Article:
...Ryker decided to disappear for a bit and spend some time back home with his family in Brooklyn. He didn’t tell a soul, just left a short note for Jools on his desk in case she came looking for him and took off. 

Now, standing outside, waiting for someone to answer the door, Ryker looked around and smiled. Brooklyn was as beautiful as ever and his block was especially stunning, with the extra-wide, meticulously maintained brownstones and enormous, street-canopying birch trees. He knew when his time at The Academy was up, he was heading right back here to live. You could take the boy out of Brooklyn, but only for so long.

“Ryker!” his mom, Dot, exclaimed as she opened the door, clad in yoga pants and a tank top, “what on earth?”

Ryker checked his watch.

“Sorry, ma. Forgot your morning yoga.”

“Don’t worry,” she smiled, “come on back and join me.”

Dot Morrison didn’t make requests, she just expected things, so Ryker did as she commanded, dropped his weapons in the kitchen, took off his boots and joined his mom in her yoga studio. Seated face to face, Dot studied her son for a moment before moving into a pose. 

“You look horrible, Ryker.”

“Thanks,” he smiled tiredly, “and you look as stunning as ever.”

“Of course, I do,” she winked mischievously, looking rather Ryker-like as she sat cross legged on the floor. 

“I like your hair,” Ryker rubbed her almost bald head, “very hardcore.”

“I did it before the battle, or at least what we thought would be a battle out here in these parts. Didn’t want to deal with those locks anymore.”

“Years of memories, just chopped,” Ryker commented thoughtfully.

“We’re Sanctum, Ryker,” Dot replied as she began a sun salutation, “we do not become emotionally tied. To anything or anyone.”

Ryker remained silent.

Moving into a warrior pose, Dot continued.

“But I suppose you and Wyatt did not get that memo.”

Rather than engage Dot in conversation, Ryker joined her in a warrior II pose. 

“Sam and Josiah should have never allowed you boys to become so dependent upon one another. Very few Sanctum have been so intertwined and when they have, the results have been disastrous. Now that he’s gone, you’re incapable of functioning and fulfilling your duties as a warrior.”

“He’s not gone,” Ryker insisted.

Dot heard the pain in her son’s voice and relented a bit.

“I don’t mean it like that, Ryker. I know you know Wyatt is still alive. What troubles me is how you’re handling his absence.”

Ryker broke his pose and sat on the floor, watching his mom go through her routine. He knew Dot was tough, but sometimes that toughness came across as plain, old cold-heartedness. She didn’t mean it that way; she loved him and was just worried, Ryker simply wished her mode of conveying that concern was a bit warmer. He couldn’t remember the last time she hugged him, touched him affectionately.

“I’m handling his absence by helping Jools stave off a Sanctum-wide revolution, ma,” Ryker explained quietly, “I’m investigating the actions of the Breslins, looking into the murder of Jasper and Kalinda Edwards and speaking to other members of the Circle of Ten. So I think I am handling Wyatt’s temporary absence just fine.”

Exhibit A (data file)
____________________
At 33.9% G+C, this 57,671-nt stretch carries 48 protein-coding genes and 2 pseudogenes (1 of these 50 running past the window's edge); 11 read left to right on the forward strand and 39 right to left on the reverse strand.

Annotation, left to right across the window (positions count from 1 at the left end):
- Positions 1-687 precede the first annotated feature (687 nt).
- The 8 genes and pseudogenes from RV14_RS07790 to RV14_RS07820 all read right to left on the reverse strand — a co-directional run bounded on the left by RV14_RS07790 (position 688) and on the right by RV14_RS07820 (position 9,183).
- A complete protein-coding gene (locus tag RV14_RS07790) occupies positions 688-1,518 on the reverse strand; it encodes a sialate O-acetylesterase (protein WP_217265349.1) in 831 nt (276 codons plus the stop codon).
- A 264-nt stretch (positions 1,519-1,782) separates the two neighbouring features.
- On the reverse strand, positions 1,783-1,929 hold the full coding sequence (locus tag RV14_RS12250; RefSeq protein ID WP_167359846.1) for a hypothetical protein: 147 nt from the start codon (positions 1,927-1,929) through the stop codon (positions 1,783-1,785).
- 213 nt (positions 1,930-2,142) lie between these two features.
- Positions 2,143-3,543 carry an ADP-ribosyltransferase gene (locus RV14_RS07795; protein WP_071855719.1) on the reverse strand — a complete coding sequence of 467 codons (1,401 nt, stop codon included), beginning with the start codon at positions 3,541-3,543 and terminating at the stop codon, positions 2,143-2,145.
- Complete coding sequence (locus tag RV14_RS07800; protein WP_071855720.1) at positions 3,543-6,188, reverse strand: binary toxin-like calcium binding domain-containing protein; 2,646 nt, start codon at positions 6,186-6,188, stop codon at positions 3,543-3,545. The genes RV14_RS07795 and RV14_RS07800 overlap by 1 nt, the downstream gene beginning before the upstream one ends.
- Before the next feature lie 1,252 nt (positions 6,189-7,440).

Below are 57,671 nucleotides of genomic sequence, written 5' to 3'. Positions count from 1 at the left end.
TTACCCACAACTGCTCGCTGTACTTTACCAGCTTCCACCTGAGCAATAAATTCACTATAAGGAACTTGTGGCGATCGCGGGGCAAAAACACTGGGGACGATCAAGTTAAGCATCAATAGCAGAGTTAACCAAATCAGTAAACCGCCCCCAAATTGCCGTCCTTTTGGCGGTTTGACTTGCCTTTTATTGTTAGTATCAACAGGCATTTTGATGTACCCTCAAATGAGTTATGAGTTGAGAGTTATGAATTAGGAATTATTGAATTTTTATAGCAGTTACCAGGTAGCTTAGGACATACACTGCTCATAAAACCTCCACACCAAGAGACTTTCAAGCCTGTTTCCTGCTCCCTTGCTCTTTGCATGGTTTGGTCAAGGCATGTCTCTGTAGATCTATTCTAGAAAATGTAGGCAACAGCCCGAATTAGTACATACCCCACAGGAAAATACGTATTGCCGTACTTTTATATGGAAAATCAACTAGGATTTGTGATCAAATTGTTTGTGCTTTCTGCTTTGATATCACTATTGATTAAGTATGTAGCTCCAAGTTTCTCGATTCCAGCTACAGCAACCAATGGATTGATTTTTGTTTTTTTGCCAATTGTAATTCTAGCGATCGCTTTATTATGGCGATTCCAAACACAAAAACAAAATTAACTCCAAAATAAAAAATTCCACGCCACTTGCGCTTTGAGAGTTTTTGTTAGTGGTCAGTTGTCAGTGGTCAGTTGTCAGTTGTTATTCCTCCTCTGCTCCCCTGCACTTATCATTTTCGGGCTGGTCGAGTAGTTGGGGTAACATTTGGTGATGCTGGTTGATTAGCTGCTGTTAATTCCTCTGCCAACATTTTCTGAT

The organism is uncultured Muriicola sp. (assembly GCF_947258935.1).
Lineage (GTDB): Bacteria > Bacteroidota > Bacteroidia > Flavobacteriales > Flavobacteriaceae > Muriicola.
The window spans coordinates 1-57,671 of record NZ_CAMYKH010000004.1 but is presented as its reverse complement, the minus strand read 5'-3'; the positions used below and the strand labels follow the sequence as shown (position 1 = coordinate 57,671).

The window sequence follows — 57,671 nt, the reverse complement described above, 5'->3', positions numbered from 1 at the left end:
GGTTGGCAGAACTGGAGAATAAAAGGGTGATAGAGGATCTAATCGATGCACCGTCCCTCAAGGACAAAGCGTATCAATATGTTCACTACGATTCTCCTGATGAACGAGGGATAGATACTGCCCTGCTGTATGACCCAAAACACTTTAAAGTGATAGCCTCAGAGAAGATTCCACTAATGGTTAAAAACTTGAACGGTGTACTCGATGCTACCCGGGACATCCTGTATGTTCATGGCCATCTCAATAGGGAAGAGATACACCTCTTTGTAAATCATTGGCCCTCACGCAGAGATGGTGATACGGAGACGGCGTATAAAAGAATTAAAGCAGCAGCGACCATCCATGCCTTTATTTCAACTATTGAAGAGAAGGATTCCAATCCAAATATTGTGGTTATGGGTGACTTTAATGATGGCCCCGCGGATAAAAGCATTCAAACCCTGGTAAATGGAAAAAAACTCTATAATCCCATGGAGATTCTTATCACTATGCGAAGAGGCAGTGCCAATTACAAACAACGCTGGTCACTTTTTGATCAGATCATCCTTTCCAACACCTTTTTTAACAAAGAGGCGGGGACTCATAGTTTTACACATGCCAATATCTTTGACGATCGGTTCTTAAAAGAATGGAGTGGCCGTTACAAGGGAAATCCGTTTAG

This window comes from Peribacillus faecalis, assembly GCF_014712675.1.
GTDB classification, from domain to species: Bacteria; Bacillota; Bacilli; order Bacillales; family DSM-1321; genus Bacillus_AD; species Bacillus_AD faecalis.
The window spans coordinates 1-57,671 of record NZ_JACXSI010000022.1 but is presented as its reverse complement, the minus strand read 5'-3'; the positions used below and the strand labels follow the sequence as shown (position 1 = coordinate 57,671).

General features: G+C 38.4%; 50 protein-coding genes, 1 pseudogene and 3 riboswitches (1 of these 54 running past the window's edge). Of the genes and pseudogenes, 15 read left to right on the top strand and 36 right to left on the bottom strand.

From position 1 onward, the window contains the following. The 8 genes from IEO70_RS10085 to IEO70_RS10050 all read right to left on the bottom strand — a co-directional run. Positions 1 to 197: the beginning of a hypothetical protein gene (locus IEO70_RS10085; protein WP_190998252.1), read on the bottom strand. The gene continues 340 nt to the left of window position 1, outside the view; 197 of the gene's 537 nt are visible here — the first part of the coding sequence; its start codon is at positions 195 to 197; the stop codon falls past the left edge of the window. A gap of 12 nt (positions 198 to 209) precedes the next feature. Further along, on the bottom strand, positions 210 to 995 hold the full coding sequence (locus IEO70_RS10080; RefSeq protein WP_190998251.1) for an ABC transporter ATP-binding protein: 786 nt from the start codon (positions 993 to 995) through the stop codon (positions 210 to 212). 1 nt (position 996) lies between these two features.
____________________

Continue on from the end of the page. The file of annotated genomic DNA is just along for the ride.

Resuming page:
Dot looked down on her elder son and softened, despite the voice inside her head telling her to beware. That was The Sanctum speaking to her, always reaching out and cutting off the ties to her children. First taking them at such a young age and now, telling her to shut them out. But she had always been stronger than The Sanctum, and today was no different. 

She reached down and caressed Ryker’s face, a gesture she couldn’t remember indulging in since he was small. He closed his eyes and bowed his head, as if ashamed by his need for her affection. Dot’s heart broke as she watched him, wondering over the years how many times he had craved her touch, needed her arms around him. He was a grown man now but Ryker would always be her baby, so she bent down and did what she hadn’t done in almost a decade: pulled her son into her arms and held him as he cried. 

Do you have anything specific that you want to say to your readers?

First and foremost, thank you so, so much for reading The Girl. Many of you have either emailed me or messaged me or written a review on Amazon or Goodreads that is so full of excitement and enthusiasm for the trilogy and Book One that I’m rather speechless. It’s been quite a ride. Of course, there will always be folks who don’t like something I’ve done or don’t like the story or my writing, but for the most part, the feedback has been incredibly positive and encouraging and for that I am so thankful. It makes me excited to keep working at this and I look forward to meeting more of you as this journey continues. 

Please feel free to reach out to me about The Sanctum trilogy or writing or our shared love of all things Matt Damon or lyric suggestions for me to use on a blog post or your favorite four inch heels or how hot Coach is (if you have to ask “who is Coach?”, I am so sad for you). Seriously, hit me up; I’m always down for a good chat.

You can find me on Facebook at http://www.facebook.com/thesanctumtrilogy or on Twiiter at @madhuriblaylock or my blog at http://madhuriblaylock.wordpress.com.

Rock on.


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  1. Thanks for the tour stop, Diane. Had a blast with the interview. Rock on.

  2. You're welcome any time - loved the interview and good luck with the tour!